Saturday, November 26, 2011

Netflix Learns from Its Mistakes - Taxes Shareholders, Not Subscribers

Eduardo Saverin's shares of
Facebook were diluted 

More bad news for Netflix shareholders may mean good news for subscribers. 

Last week, Netflix issued more shares of its stock in order to raise $400 million in cash.  Netflix needs the money to license more content for its “Watch Now” instant stream library – the future of the company.

On news of this announcement, Wall Street sent the price of Netflix shares down 6.5%. This was no surprise.  Whenever a company issues more shares of stock, the reaction on Wall Street is uniformly negative because it dilutes the value of the existing shares. That’s exactly what happened to Eduardo Saverin, the Facebook founder, as depicted in the memorable scene in the “Social Network”.   

You would think that giving Wall Street more bad news was the last thing Netflix wanted to do. The battered stock has fallen from a high of $300 in July to around $63 today (translation: if you bought $1,000 worth of shares in July, you’d have lost $800 of that investment).

Given the enormous pressure to turn the stock around, the fact that Netflix chose to “tax” shareholders and not subscribers, is an encouraging sign that it learned from this summer’s missteps.  A much more Wall Street friendly way to finance the rights to more content would have been to realize Netflix’s enormous advertising potential, estimated at $60 million per quarter.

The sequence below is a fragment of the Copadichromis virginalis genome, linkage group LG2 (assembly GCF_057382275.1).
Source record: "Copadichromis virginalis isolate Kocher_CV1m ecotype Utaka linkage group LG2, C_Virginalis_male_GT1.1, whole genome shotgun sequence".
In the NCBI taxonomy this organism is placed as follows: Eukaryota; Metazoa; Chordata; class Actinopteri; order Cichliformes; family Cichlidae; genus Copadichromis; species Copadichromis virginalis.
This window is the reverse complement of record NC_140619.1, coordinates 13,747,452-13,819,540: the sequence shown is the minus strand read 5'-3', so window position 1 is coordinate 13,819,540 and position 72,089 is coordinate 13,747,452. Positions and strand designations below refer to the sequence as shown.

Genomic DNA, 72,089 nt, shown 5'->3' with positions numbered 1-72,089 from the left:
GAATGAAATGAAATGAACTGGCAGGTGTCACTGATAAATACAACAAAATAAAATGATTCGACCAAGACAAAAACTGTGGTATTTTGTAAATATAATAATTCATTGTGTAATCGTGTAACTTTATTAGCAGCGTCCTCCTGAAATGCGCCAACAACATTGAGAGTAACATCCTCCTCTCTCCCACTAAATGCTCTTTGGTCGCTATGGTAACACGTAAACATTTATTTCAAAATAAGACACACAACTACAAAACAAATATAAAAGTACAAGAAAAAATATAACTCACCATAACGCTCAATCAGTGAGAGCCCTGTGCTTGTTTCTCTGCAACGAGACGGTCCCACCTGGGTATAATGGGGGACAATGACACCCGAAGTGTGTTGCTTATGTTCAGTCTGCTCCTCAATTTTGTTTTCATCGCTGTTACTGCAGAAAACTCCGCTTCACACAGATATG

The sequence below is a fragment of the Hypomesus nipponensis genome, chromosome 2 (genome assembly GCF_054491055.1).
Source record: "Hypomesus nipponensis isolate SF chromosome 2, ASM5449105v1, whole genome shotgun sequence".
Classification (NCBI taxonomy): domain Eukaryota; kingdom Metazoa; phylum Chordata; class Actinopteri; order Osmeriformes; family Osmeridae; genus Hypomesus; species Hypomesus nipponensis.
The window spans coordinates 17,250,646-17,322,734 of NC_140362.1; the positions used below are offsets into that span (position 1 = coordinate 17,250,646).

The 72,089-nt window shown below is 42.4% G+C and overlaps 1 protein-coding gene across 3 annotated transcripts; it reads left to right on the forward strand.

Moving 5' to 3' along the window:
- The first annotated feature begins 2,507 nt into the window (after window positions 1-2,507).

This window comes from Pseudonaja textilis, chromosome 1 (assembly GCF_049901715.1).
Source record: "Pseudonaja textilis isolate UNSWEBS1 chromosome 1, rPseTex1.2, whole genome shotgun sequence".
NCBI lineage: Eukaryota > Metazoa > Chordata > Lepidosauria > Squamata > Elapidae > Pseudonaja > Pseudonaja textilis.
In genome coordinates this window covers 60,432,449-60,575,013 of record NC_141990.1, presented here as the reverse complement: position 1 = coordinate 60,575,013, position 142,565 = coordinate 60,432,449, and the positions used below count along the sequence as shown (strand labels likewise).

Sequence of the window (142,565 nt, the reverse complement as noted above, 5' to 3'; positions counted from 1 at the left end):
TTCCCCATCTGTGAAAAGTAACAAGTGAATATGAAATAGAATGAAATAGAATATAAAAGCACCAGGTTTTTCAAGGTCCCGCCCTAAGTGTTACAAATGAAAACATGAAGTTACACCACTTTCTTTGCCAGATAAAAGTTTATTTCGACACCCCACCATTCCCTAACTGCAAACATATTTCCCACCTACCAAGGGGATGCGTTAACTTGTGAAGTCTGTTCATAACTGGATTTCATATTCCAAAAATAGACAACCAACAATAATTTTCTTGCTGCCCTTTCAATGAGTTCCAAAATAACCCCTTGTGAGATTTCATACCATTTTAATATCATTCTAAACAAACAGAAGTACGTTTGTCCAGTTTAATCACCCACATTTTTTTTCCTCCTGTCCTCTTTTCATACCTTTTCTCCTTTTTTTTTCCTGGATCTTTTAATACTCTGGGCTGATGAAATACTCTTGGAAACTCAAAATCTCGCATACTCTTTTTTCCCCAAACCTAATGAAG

While subscribers would never have tolerated a barrage of Hulu style ads, Netflix could have tactfully integrated advertisers within the service.  For instance, Wal-Mart could sponsor a Christmas themed playlist, which is relevant and useful heading into the holiday season.

In choosing to raise the $400 million by pissing off shareholders instead of subscribers, Netflix is showing that it learned from its mistakes. That golden rule, oft repeated by CEO Reed Hastings, is even more important in the digital age, where a mistake can turn your loyal subscribers into an angry mob quicker than you can say Qwikster.   

Regardless of how subtle the ads would be, Netflix cannot risk angering its user base again. While that may not assuage the day traders on Wall Street, prioritizing subscriber sentiment shows a company that is committed to a long term vision.  

Image courtesy of Business Insider

See More: How Netflix's Lack of Advertising is Quietly Shaping the Online Ad Business 

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1 comment:

  1. Which is a good move and a good measure. With their decreasing subscribers, taxing them could be the final nail of the coffin for them. Shareholders deserve to carry the burden as well.

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